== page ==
Eyesight to the Blind

A double LP by The Caretaker has been propped up by my sofa for days – it will probably turn out to be a beguiling spin, and not before time as I’m nearly at the end of playing my limited edition subscription-only 6 x CD set by The Caretaker (Theoretically Pure Anterograde Amnesia) which I bought last year. The Caretaker first came our way many years ago as one of the more musical and even somewhat ‘sensitive’ projects to be associated with the otherwise harsh, sarcastic and garish releases of V/Vm; he mostly reworked old 78 rpm records, but with judicious use of chamber-like echo effects, the better to transform his very English starting point (the original records were mostly corny old dances, foxtrots and what have you). The new double LP is called Deleted Scenes / Forgotten Dreams, a title I consider to be slightly unfortunate, and it’s number 009 on Wé/Mè Le Disque records out of Belgium. The cover art reproduces a painting on canvas, a large crimson-stained face with eyes shut and a general cadaverous appearance, with ‘distress’ marks making it look for all the world like a Protestant-defaced icon which may have survived on an English church wall painting, if you’re lucky. “The cut, as you would expect, has been done beautifully,” muses the creator from his stately home with a sherry at his elbow, “and has been set a little lower volume-wise than normal to allow for additional surface noise from vinyl playback over time to individualise your own experience.” Pre-order copies (ie before 30 April) were signed and numbered!

The closed eyes of ‘Mr Cadaver’ as above may prompt a revisit to those age-old questions about how we actually perceive sound. According to Ulrich Troyer, we see with our ears, and his new CD Sehen Mit Ohren (TRANSACOUSTIC RESEARCH tres006) may attempt to state the case for this unusual creed in a highly conceptual way. Booklet and press are all in German for this one, leaving me guessing for the time being, but I think it involves spoken-word contributions from a number of performers, and the cover is stamped in Braille. That’s the second Braille CD cover I’ve seen in two years! In earlier times, this would have been taken as an omen.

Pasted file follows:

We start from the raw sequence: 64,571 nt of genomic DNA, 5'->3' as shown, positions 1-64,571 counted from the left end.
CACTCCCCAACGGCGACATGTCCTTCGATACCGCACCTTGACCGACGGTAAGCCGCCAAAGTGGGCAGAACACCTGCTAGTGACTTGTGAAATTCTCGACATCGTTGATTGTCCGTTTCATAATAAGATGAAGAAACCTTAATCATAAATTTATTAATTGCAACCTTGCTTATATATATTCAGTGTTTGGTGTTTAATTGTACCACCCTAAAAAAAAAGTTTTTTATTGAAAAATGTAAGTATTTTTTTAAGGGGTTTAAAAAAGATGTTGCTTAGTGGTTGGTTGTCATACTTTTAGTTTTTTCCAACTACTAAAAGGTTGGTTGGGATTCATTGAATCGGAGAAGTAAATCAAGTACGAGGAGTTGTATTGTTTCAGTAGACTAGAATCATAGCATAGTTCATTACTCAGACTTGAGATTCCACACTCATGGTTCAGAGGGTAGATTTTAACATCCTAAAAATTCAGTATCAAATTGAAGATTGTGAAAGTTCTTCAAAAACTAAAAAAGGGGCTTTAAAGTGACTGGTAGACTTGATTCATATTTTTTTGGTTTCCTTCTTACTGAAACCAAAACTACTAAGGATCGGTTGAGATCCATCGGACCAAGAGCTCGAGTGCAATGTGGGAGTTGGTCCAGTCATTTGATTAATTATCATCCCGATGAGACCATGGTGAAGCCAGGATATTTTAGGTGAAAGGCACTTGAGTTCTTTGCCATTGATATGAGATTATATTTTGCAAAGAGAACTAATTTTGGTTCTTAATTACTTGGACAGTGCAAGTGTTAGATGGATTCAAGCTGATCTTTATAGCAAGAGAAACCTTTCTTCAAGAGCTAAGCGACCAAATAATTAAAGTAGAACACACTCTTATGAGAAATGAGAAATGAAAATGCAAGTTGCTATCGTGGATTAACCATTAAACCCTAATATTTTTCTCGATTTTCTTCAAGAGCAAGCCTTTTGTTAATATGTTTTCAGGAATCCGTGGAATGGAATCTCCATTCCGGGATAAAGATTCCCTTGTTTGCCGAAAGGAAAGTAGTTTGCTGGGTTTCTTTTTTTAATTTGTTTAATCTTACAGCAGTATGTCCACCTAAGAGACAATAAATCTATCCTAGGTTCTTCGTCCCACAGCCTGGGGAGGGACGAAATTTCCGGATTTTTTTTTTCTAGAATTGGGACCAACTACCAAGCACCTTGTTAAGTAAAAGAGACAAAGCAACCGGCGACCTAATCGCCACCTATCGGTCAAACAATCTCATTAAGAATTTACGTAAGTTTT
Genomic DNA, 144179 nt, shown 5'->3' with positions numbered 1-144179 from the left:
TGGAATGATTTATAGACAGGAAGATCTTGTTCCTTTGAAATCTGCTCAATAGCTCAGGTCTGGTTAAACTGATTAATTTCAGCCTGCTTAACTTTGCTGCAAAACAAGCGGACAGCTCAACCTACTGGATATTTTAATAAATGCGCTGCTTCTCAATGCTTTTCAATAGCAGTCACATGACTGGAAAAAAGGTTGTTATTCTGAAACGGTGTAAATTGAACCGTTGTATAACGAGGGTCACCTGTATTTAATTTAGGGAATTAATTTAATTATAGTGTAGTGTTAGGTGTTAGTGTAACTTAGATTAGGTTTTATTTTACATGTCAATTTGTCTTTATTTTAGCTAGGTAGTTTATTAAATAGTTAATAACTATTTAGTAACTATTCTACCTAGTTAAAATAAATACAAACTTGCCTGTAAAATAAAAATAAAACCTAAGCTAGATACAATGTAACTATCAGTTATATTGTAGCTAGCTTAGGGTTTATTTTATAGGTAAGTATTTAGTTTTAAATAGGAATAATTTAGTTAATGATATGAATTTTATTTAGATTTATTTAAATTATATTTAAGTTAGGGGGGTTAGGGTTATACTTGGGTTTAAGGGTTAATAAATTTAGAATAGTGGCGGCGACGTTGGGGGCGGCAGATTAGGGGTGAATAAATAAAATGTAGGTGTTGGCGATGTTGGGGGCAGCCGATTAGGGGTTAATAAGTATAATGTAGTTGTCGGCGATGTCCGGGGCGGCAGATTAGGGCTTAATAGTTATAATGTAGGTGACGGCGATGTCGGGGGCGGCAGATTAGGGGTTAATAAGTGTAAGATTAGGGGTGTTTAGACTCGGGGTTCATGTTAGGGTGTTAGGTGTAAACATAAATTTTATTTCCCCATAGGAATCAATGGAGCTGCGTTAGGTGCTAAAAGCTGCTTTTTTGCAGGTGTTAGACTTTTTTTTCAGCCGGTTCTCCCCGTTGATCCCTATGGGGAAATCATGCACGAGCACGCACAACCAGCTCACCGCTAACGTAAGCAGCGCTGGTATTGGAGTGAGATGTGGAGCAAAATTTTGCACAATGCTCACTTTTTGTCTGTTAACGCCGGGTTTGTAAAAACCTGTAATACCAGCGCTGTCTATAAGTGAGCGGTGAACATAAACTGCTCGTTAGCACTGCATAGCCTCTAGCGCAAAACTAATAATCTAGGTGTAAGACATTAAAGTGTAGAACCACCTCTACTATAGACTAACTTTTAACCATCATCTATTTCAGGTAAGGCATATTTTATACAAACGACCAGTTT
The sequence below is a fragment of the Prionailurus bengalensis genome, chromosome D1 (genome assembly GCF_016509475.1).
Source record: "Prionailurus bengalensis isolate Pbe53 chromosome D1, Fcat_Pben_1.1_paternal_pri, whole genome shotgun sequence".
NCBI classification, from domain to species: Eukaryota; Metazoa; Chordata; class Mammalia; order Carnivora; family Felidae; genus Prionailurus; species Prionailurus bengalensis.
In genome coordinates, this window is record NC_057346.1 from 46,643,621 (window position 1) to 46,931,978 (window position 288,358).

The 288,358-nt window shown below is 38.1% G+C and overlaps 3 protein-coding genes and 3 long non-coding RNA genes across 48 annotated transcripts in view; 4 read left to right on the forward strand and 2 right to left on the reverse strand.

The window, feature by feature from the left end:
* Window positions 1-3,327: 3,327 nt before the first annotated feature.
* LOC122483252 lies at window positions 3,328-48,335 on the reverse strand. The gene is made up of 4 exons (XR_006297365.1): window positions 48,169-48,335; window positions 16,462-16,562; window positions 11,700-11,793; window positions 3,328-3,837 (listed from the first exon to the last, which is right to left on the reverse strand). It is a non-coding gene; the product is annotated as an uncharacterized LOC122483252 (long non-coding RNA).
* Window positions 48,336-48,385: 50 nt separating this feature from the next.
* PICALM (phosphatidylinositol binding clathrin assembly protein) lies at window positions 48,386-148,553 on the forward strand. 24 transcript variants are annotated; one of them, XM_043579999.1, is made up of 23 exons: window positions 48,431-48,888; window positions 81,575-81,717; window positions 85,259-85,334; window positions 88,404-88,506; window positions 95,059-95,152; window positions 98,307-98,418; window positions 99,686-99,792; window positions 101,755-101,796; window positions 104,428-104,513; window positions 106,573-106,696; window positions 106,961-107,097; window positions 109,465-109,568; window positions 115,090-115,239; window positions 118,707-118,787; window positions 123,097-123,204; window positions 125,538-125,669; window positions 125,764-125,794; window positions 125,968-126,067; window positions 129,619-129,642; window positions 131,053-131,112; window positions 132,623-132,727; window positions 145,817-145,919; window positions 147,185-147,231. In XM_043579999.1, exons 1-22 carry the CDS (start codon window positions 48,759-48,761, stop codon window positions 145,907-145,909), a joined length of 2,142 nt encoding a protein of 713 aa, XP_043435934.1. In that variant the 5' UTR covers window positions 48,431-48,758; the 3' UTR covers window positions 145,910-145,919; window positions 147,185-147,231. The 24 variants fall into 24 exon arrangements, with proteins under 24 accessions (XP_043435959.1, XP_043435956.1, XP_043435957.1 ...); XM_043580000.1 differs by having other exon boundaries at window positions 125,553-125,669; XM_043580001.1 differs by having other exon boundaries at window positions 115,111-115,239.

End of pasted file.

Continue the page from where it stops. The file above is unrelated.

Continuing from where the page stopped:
Coupla new hot ‘grapefruits’ have popped out from US label Public Guilt / Implied Sound around this time. The first is a solid seven-inch picture disc by Zu, called Observing The Armies in the Battlefield. This band purport to offer something new in the hotly-disputed field of jazz-rock, going several steps further than you might expect with their wild free jazz and metallic-funky influences. This may turn out to be a ghastly listen, and the grotesque drawing of a top-hatted leering skull with curled locks, pointy beard and moustaches does not bode well; I can already sense these sweaty Italians rolling up sleeves to brandish tattoos in a vulgar way. However, this label scored max points with their previous vinyl singles, so we mustn’t lose hope. Their other release is a 3 CD box set survey of contemporary noise and drone, simply called untitled (PG007) and so formidable that it took the help of two other indie labels to release it. Sealed in a nifty cardboard box (my copy remains unopened at time of writing) such as you might purchase at Paper Tiger or the like, the set promises much in the way of anti-social and intestinal-wrangling diversion from its 55 contributors. There appear to be some nice artworks inside too, and discs decorated by certain musicians (such as Christopher White of Magicicada) who also happen to double as eyeball-merchants. I can tell all this simply by gently rattling the box around in my hands. This red-and-gold timebomb hits the streets end of May 07.

erikm played at a French festival in 2005, where he was meant to be doing it with the venerable Luc Ferrari, one of the “old guard” of electro-acoustic music. Ferrari couldn’t make it, so Thomas Lehn stepped in, and the results are now released on Les Protorythmiques (ROOM 40 RM417). Luc’s absence has not prevented his name being used on the front cover, but he is here in more than just the spirit of the game. Erik had been working with the master and collected some samples from a project apparently called Les Archives Sauvees Des Eaux, said samples subsequently deployed in the live setting. This could turn out to be pretty good…erikm’s a pretty substantial fellow in the avant-festival scene these days, and he’s moved on from his cruder days of turntables and cassette tapes; and Lehn’s promised work on the Synthi A also has me twiddling my own jackplugs in anticipation.